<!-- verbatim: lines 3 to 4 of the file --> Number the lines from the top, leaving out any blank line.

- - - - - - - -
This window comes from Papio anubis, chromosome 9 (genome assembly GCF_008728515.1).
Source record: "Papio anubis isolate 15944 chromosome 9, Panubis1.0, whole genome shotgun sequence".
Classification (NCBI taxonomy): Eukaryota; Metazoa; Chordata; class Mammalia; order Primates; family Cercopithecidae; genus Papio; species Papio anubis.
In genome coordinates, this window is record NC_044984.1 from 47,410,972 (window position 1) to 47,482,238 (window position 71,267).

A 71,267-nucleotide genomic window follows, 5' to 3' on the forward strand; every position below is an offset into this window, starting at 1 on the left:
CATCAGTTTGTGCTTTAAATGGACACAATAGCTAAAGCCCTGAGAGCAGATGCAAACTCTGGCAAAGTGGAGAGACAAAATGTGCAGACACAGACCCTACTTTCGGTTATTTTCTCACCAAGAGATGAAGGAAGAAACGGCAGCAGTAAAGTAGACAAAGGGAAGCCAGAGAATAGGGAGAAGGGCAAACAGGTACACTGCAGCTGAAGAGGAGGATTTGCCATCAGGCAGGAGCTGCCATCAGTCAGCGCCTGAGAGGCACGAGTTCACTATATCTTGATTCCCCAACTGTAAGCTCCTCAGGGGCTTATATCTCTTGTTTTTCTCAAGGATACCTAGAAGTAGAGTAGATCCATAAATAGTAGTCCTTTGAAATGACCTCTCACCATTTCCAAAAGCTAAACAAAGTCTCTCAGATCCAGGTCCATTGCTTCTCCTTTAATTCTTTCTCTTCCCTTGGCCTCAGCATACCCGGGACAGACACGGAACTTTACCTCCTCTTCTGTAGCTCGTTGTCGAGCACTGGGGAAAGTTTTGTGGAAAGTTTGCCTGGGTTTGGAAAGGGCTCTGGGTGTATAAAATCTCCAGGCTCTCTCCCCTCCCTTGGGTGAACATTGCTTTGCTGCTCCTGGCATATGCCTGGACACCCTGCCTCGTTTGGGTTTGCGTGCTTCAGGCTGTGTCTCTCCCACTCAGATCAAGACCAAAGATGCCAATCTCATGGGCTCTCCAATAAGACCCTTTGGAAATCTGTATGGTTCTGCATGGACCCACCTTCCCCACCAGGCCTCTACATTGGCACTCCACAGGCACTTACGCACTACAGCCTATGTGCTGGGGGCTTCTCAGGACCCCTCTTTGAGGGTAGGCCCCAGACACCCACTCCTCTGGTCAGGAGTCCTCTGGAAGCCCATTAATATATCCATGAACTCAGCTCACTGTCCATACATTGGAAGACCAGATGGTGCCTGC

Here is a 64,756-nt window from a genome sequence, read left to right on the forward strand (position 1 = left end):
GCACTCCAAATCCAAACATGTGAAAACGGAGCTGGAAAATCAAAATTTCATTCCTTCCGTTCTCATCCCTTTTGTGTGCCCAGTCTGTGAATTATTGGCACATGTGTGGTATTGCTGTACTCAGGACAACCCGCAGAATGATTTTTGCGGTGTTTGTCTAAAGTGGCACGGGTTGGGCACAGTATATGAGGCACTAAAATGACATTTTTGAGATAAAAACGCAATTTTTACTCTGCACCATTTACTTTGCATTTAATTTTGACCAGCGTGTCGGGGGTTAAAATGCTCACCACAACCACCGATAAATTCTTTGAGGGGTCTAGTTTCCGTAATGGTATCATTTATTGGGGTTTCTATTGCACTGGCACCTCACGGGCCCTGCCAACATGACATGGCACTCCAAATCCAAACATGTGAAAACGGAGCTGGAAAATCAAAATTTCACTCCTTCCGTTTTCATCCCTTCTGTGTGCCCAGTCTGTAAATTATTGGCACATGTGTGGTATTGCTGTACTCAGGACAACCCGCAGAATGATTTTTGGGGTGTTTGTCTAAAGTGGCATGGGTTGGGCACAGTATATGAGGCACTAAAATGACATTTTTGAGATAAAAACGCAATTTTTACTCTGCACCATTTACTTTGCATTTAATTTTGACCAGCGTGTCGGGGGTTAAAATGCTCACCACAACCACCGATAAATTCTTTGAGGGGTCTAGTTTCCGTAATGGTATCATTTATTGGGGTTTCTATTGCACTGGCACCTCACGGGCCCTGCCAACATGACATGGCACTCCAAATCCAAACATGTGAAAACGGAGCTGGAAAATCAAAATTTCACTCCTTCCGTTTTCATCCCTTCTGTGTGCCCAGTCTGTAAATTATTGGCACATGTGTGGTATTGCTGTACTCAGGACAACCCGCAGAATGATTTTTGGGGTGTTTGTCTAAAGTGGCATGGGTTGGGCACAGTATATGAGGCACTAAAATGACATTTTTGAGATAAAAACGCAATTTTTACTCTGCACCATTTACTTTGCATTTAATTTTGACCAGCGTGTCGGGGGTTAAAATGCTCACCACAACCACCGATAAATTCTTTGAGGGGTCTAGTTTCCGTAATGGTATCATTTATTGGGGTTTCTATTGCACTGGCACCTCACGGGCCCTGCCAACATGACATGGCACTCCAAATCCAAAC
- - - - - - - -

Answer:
Classification (NCBI taxonomy): Eukaryota; Metazoa; Chordata; class Mammalia; order Primates; family Cercopithecidae; genus Papio; species Papio anubis.
In genome coordinates, this window is record NC_044984.1 from 47,410,972 (window position 1) to 47,482,238 (window position 71,267).